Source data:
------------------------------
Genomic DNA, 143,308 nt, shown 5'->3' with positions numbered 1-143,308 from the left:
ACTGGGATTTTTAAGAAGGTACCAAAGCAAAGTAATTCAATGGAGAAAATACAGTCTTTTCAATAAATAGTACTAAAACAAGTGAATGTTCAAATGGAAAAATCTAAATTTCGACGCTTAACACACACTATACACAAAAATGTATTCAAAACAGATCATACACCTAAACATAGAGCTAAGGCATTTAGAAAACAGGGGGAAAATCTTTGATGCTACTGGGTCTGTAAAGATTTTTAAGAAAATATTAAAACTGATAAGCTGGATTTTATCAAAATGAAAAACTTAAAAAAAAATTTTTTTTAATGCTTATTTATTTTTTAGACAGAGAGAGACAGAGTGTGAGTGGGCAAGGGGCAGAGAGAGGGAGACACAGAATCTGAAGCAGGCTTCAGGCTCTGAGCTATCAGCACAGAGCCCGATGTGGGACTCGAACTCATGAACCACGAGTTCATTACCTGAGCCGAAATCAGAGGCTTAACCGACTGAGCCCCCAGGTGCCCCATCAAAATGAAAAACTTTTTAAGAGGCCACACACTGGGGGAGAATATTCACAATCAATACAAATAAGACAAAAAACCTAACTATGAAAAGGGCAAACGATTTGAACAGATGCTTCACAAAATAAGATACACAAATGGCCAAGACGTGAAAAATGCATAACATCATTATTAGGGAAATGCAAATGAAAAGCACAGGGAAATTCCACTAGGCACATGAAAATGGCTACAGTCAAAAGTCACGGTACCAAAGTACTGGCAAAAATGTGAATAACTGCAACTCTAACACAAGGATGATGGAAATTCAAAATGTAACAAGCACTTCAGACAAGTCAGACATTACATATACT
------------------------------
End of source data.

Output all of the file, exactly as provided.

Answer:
Genomic DNA, 143,308 nt, shown 5'->3' with positions numbered 1-143,308 from the left:
ACTGGGATTTTTAAGAAGGTACCAAAGCAAAGTAATTCAATGGAGAAAATACAGTCTTTTCAATAAATAGTACTAAAACAAGTGAATGTTCAAATGGAAAAATCTAAATTTCGACGCTTAACACACACTATACACAAAAATGTATTCAAAACAGATCATACACCTAAACATAGAGCTAAGGCATTTAGAAAACAGGGGGAAAATCTTTGATGCTACTGGGTCTGTAAAGATTTTTAAGAAAATATTAAAACTGATAAGCTGGATTTTATCAAAATGAAAAACTTAAAAAAAAATTTTTTTTAATGCTTATTTATTTTTTAGACAGAGAGAGACAGAGTGTGAGTGGGCAAGGGGCAGAGAGAGGGAGACACAGAATCTGAAGCAGGCTTCAGGCTCTGAGCTATCAGCACAGAGCCCGATGTGGGACTCGAACTCATGAACCACGAGTTCATTACCTGAGCCGAAATCAGAGGCTTAACCGACTGAGCCCCCAGGTGCCCCATCAAAATGAAAAACTTTTTAAGAGGCCACACACTGGGGGAGAATATTCACAATCAATACAAATAAGACAAAAAACCTAACTATGAAAAGGGCAAACGATTTGAACAGATGCTTCACAAAATAAGATACACAAATGGCCAAGACGTGAAAAATGCATAACATCATTATTAGGGAAATGCAAATGAAAAGCACAGGGAAATTCCACTAGGCACATGAAAATGGCTACAGTCAAAAGTCACGGTACCAAAGTACTGGCAAAAATGTGAATAACTGCAACTCTAACACAAGGATGATGGAAATTCAAAATGTAACAAGCACTTCAGACAAGTCAGACATTACATATACT